John Lithgow perfectly captures the elderly Ailes, who suffers from multiple physical ailments – none of which affect his ego or demented nature. He never sees the evil of his ways, as he’s been taking advantage of his power position for so long, the right comebacks and lead-ons have become second nature to him. What makes this even more frightening is that Ailes apparently used this harassment and manipulation as the first step in a form of mind control … to ensure the content of his network fit his ultra-conservative and closed-minded ideals. The message was clear: remain loyal to him or lose your career.

The ensemble cast is excellent, even if the leads dominate the story. Oscar winner Allison Janney portrays Ailes’ attorney Susan Esrcih, Connie Brittain plays his supportive wife Beth Ailes, Malcolm McDowell is Rupert Murdoch, and Kate McKinnon plays Kayla’s co-worker (and more) Jess Carr, who is forced to keep her private life in her desk drawer. Other supporting roles are filled by Liv Hewson, Brigette Lundy-Paine, Rob Delaney, Mark Duplass, Stephen Root, Robin Weigert, Anne Ramsay, and Richard Kind. Some of the real life names and faces include: Bill O’Reilly, Rudy Giuliani, Chris Wallace, Greta Van Susteren, Neil Cavuto, Geraldo Rivera, and Jeanine Pirro.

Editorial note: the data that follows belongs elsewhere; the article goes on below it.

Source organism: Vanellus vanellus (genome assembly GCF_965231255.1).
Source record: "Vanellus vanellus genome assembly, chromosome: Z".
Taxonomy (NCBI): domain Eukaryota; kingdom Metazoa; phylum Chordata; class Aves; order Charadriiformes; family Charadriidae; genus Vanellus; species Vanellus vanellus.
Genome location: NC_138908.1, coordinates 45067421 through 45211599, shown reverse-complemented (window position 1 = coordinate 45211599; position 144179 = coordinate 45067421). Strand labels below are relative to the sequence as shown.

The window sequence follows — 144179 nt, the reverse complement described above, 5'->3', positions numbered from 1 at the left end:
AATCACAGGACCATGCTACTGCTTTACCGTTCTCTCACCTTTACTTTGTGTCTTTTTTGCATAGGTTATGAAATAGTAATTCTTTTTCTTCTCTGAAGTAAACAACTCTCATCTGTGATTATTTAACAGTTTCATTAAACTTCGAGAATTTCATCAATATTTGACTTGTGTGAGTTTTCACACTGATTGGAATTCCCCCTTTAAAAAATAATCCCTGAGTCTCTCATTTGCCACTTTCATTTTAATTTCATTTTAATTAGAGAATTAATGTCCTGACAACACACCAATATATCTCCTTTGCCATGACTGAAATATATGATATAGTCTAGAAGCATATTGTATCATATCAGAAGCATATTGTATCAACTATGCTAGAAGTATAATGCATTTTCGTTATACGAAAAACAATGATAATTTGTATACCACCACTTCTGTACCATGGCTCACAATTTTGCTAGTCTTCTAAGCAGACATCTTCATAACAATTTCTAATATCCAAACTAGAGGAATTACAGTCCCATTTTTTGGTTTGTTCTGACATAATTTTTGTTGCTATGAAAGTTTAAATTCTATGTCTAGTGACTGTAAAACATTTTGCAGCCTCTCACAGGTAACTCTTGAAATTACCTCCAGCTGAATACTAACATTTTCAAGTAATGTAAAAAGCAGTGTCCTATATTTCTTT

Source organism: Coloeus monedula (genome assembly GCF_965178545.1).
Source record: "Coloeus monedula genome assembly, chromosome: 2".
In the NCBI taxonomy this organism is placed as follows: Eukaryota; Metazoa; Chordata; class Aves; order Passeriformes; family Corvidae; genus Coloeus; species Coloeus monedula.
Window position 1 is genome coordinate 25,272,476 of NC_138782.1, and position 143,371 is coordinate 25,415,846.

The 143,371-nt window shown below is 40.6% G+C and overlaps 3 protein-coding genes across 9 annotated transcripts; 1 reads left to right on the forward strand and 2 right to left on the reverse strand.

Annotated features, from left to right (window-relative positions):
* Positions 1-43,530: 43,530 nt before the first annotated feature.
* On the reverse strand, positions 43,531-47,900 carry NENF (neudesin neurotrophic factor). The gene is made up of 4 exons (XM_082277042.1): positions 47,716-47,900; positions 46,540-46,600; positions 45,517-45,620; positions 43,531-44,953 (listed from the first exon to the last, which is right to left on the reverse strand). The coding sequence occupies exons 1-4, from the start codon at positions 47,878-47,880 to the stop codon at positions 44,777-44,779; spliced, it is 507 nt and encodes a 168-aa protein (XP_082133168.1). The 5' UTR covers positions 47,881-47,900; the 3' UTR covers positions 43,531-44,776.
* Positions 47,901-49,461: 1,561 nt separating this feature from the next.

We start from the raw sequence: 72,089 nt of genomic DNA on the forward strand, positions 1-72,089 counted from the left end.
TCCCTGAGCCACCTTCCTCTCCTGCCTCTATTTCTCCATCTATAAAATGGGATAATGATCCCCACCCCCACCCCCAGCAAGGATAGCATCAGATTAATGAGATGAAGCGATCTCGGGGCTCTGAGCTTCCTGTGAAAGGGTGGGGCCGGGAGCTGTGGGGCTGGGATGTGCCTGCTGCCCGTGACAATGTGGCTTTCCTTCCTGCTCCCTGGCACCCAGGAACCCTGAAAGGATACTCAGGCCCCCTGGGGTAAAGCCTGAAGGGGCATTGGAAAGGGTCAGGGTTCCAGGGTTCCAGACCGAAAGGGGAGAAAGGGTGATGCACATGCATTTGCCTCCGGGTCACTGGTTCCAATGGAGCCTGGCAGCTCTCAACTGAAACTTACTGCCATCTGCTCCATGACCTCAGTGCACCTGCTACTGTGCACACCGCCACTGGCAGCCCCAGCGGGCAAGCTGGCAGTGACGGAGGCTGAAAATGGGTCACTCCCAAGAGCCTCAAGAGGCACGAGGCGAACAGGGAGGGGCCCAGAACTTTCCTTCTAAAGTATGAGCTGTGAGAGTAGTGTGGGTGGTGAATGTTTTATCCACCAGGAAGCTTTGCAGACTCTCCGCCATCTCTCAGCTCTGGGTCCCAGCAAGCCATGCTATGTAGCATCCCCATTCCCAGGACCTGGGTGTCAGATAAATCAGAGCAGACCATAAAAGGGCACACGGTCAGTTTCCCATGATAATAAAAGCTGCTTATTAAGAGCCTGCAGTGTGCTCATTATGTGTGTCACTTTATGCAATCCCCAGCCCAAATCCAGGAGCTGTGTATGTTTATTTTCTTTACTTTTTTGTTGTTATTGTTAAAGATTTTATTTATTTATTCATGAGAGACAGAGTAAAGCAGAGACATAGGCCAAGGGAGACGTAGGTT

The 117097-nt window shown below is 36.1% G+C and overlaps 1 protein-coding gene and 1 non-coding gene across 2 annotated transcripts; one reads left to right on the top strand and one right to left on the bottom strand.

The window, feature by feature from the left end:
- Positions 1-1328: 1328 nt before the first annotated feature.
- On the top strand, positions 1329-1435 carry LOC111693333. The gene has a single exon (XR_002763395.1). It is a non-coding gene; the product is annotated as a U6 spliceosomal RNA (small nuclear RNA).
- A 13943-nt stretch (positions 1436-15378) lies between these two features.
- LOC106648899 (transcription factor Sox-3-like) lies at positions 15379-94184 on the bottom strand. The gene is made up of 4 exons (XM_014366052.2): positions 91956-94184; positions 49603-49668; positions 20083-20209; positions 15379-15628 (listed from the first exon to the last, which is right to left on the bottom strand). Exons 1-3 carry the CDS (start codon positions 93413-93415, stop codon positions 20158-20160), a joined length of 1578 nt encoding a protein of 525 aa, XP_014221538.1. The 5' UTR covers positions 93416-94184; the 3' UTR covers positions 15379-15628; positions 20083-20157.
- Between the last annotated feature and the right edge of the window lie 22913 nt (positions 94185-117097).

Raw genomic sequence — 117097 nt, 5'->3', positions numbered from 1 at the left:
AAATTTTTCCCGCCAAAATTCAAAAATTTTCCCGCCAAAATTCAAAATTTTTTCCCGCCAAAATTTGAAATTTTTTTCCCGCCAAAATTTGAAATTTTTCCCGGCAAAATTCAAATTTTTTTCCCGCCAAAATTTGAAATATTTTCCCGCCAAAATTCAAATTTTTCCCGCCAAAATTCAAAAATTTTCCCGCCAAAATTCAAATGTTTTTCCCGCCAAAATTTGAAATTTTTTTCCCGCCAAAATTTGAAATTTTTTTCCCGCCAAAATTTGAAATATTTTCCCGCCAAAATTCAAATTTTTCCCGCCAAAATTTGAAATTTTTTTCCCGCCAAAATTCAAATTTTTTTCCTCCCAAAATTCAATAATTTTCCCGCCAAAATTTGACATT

This place is crazy.” I don’t remember which character said it, but it could have been any of them. The politics of the network (and Ailes himself) are always hovering over every scene. What caused Fox News to become such a toxic work environment?  Having a despicable leader doesn’t seem like enough. Why were so many men treating it as a frat house, and so few women willing to speak up? The answer seems to be that these were talented and ambitious women who were determined not to lose what they had worked for. When one character states that women owe it to each other to speak up, it really brings into focus how much courage is required to do just that.

Showtime’s multiple-episode “The Loudest Voice” with Russell Crowe as Roger Ailes and Naomi Watts as Gretchen Carlson was able to go into greater depth with the longer run time, but director Roach tells this from the women’s viewpoint. Ms. Theron truly disappears into the role of Megyn Kelly, while Lithgow, Kidman and Robbie deliver in a way that we forget we are watching actors. Some of the best segments feature these women reacting in the moment … moments we hope are becoming extinct. By the way, I wonder how much a “Team Roger” t-shirt is going for these days – or if they can even give them away?

watch the trailer:


THE BIG SHORT (2015)

December 24, 2015